Both women and men need to be sufficiently financially literate to effectively participate in economic activities and to take appropriate financial decisions for themselves and their families, but women often have less financial knowledge and lower access to formal financial products than men. Women therefore have specific and additional financial literacy needs.
Women are likely to take primary responsibility for childrearing, to make important and daily decisions about the allocation of household resources, and to have a major role in the transmission of financial habits and skills to their children. Hence, they need to have adequate financial skills not only for themselves but also for future generations. In addition, women have a weaker labour market position with respect to men. In 2011, on average across OECD countries, 60% of women were in the labour force compared to 72% of men. Around 25% of women in employment worked part-time, compared to only 9% of employed men. Among full-time employees, women earned on average 15% less than men. As women also live longer than men, and yet have shorter working lives and lower average incomes from which to save for old-age, they need to be sufficiently financially literate to manage the greater financial risks that they face.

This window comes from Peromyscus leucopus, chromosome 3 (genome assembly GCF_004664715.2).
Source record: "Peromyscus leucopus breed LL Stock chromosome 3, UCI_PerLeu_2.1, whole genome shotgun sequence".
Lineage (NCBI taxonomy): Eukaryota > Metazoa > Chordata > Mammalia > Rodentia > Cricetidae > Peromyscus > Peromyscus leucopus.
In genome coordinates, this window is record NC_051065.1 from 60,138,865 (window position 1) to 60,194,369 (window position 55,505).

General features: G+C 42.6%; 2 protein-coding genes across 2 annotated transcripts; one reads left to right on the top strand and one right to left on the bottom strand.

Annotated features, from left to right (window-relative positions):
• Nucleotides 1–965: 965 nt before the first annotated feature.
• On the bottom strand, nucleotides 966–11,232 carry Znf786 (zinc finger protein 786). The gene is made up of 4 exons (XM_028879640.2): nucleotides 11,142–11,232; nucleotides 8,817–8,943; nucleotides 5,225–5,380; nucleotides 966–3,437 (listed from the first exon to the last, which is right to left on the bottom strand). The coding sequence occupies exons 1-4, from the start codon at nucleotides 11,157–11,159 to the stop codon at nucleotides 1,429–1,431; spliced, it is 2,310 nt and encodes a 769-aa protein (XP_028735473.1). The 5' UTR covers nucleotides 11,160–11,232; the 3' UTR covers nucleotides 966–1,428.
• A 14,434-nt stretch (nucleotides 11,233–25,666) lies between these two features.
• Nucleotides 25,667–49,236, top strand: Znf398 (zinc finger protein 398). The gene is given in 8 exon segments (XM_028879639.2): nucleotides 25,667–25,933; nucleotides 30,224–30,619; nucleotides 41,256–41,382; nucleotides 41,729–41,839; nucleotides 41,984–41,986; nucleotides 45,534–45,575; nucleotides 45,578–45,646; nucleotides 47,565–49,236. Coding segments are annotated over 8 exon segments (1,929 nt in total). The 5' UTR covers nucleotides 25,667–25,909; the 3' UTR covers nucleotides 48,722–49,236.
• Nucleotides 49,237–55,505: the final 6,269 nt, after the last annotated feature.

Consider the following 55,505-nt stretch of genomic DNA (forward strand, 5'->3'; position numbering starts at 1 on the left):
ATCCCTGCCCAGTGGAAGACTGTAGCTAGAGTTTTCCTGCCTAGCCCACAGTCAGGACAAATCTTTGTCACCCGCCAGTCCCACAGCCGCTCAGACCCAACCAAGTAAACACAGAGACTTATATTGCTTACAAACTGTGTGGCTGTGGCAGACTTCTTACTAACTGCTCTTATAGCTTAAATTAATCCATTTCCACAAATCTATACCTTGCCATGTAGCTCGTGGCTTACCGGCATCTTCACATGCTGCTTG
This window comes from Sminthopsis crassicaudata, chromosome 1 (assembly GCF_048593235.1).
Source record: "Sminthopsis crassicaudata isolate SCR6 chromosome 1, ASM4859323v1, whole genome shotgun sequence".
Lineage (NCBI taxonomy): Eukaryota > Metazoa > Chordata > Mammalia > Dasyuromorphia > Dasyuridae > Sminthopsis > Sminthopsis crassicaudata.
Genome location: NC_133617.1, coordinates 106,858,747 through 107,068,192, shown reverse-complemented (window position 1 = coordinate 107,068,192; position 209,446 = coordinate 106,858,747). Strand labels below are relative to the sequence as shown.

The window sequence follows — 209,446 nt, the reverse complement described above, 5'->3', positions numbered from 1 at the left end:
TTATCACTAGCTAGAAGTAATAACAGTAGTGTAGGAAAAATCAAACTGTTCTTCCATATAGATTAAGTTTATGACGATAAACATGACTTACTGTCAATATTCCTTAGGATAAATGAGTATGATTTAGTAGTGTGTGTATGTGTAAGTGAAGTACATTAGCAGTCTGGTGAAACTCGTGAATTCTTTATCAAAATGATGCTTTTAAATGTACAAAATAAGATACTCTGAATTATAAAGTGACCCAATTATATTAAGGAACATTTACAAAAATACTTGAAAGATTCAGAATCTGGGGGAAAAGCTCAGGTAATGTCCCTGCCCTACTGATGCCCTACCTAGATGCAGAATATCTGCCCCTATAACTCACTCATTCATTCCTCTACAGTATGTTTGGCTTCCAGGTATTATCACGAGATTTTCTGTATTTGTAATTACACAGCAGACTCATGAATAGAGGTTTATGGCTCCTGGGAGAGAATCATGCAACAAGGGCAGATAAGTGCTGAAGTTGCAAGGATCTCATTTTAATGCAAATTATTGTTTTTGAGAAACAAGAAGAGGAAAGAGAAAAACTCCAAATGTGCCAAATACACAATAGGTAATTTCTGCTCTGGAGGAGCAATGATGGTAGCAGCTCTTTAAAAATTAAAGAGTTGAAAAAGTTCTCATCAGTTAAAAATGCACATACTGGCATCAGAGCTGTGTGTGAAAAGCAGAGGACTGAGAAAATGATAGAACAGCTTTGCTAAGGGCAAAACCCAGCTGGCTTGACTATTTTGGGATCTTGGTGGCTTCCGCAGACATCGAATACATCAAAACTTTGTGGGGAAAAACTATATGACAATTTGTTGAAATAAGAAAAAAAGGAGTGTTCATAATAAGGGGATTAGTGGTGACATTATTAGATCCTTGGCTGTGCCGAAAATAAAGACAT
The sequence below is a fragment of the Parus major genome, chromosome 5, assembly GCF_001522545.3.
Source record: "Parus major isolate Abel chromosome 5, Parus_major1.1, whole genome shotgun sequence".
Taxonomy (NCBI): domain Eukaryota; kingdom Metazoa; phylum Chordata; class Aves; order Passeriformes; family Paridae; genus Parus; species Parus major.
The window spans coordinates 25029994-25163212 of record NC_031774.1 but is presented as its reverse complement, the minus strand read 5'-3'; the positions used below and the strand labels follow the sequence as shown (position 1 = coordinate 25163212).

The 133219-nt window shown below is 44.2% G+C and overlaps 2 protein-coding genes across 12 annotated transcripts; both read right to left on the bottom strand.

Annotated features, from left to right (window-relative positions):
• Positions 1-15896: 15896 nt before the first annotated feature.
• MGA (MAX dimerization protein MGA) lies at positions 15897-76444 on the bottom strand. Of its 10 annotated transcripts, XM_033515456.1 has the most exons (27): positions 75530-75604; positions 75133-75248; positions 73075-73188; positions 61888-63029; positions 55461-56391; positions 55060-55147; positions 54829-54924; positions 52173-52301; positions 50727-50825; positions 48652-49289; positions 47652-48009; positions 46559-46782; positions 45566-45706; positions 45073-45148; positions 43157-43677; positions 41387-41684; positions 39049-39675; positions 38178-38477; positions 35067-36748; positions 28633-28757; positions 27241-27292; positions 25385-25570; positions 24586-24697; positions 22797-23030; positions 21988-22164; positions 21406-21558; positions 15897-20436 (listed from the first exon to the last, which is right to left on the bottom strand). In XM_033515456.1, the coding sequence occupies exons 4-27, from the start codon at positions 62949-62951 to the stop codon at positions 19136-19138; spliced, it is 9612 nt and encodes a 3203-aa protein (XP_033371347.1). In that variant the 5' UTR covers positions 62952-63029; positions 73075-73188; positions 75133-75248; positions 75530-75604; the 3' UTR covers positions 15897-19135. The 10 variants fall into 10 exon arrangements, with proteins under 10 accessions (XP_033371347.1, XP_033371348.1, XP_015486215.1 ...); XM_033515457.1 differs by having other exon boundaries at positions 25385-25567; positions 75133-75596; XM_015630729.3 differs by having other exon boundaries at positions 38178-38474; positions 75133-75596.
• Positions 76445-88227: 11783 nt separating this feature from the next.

All this is made more difficult by the fact that in many countries public policies – especially concerning pensions and health care – have shifted the burden of long-term financial decision-making onto the individual. At the same time, the complexity of financial markets is increasing, and women need to acquire the financial knowledge, confidence, and skills to effectively participate in economic activities and financial decision-making, both within and outside their households. Financial literacy is needed not only to improve women’s management of their personal and household finances, but also to empower them to choose and access appropriate financial services and products, as well as to develop and manage entrepreneurial activities. Read more…